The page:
Strategic Airlift Capability (SAC) - Initiative Adoption of the NAMO charter
Note by the Secretary General
- Following our discussion during the Council meeting in Ministerial session regarding the Strategic Airlift Capability initiative, Ministers welcome and endorse the legal and political commitment of member States of the NATO Airlift Management Organisation (NAMO) that member States of NATO that do not participate in NAMO shall bear no responsibility vis-à-vis NATO and third parties for the costs, expenses, and liabilities of any kind arising from the implementation of the Airlift Management Programme or the use and the maintenance of the SAC aircraft.
- It is accordingly agreed that only the member States of NAMO shall jointly and directly assume responsibility vis-à-vis NATO, and shall bear any resulting cost and liability for the implementation of the Airlift Management Programme, notwithstanding the fact that NAMO will be established, by the Council, pursuant to Article 9 of the North Atlantic Treaty and within the meaning of the Ottawa Agreement1 and will share in the international legal personality of NATO as well as the juridical personality possessed by NATO by virtue of Article IV of the Ottawa Agreement.
- Ministers further recalled the statement by Heads of State and Government at Riga endorsing multinational initiatives by NATO members and Partners including the already operational Strategic Airlift Interim Solution, the intent of a consortium to pool C-17 airlift assets, and offers to coordinate support structures for A-400M strategic airlift. Nationally, Allies have or plan to acquire a large number of C-17 and A-400M aircraft. The Ministers understand that the multinational consortium to pool C-17 airlift assets, the Strategic Airlift Capability, which would be implemented through NAMO, stands on an equal footing with other multinational initiatives.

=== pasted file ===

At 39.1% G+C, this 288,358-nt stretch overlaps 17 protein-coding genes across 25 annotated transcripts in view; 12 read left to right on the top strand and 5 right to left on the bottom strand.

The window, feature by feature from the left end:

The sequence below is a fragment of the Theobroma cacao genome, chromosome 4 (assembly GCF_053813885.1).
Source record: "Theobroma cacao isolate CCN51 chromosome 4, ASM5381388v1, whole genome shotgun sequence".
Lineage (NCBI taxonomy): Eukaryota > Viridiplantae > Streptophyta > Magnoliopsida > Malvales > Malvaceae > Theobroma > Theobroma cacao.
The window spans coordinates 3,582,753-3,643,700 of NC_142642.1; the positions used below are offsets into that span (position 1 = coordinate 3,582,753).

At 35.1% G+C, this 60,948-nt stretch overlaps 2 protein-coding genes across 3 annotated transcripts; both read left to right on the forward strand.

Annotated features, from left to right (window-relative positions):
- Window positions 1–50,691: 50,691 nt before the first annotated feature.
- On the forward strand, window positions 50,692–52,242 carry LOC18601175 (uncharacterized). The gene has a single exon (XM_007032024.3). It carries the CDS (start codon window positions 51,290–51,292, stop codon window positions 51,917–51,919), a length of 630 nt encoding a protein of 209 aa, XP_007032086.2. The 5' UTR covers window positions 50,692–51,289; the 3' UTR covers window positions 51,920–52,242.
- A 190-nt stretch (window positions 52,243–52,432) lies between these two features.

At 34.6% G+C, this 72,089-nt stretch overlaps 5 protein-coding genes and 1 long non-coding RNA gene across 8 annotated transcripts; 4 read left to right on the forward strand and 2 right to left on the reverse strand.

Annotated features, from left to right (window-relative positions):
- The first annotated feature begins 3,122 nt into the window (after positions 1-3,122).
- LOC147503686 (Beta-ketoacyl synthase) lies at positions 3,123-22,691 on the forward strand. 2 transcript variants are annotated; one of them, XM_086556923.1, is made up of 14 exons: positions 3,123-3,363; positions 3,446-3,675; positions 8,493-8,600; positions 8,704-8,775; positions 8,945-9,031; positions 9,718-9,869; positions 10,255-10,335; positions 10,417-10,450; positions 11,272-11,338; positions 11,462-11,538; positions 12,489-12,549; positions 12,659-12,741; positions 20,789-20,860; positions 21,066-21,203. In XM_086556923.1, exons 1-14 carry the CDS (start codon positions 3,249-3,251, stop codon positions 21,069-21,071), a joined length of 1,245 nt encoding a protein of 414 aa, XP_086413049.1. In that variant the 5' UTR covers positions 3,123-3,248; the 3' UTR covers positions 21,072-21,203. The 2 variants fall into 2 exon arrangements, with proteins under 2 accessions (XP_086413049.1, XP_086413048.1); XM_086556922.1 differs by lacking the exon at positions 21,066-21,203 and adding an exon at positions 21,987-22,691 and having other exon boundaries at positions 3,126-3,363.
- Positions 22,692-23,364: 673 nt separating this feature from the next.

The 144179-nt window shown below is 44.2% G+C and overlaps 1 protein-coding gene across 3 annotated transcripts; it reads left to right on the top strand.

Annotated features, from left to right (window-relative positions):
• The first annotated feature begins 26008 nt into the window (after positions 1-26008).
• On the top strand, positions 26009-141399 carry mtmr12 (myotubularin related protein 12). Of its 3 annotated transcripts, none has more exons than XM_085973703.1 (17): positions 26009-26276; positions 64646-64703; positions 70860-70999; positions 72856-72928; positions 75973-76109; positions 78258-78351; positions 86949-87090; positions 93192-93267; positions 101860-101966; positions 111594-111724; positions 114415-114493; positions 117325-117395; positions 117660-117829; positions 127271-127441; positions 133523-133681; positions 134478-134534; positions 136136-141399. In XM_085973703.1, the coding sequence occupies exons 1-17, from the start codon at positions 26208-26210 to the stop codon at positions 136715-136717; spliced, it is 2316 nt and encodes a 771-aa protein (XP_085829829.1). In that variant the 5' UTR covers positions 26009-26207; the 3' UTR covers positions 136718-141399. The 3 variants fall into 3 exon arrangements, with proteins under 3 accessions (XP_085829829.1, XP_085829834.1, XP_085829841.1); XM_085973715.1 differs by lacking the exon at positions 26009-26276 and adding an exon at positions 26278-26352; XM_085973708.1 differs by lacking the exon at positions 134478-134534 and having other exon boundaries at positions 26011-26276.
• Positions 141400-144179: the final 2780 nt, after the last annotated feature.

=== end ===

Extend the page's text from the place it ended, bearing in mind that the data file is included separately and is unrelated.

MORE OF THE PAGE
- The Ministers agree that NATO ownership does not foreclose, or create any preference with respect to, any other aircraft acquisition or initiative. This is a NATO-owned but multinationally operated capability. The decision to approve NATO ownership of such capability is not a decision that NATO will operate this capability.
- The Ministers agree further that although prior Council approval will be required for the participation of a Partnership for Peace (PfP) State in the Airlift Management Programme, this principle will not apply to Sweden and Finland, whose participation will be approved upon adoption of the NAMO Charter by the Council.
- Considering the above common understandings subscribed by the Council, I propose that the Council adopt the NAMO Charter.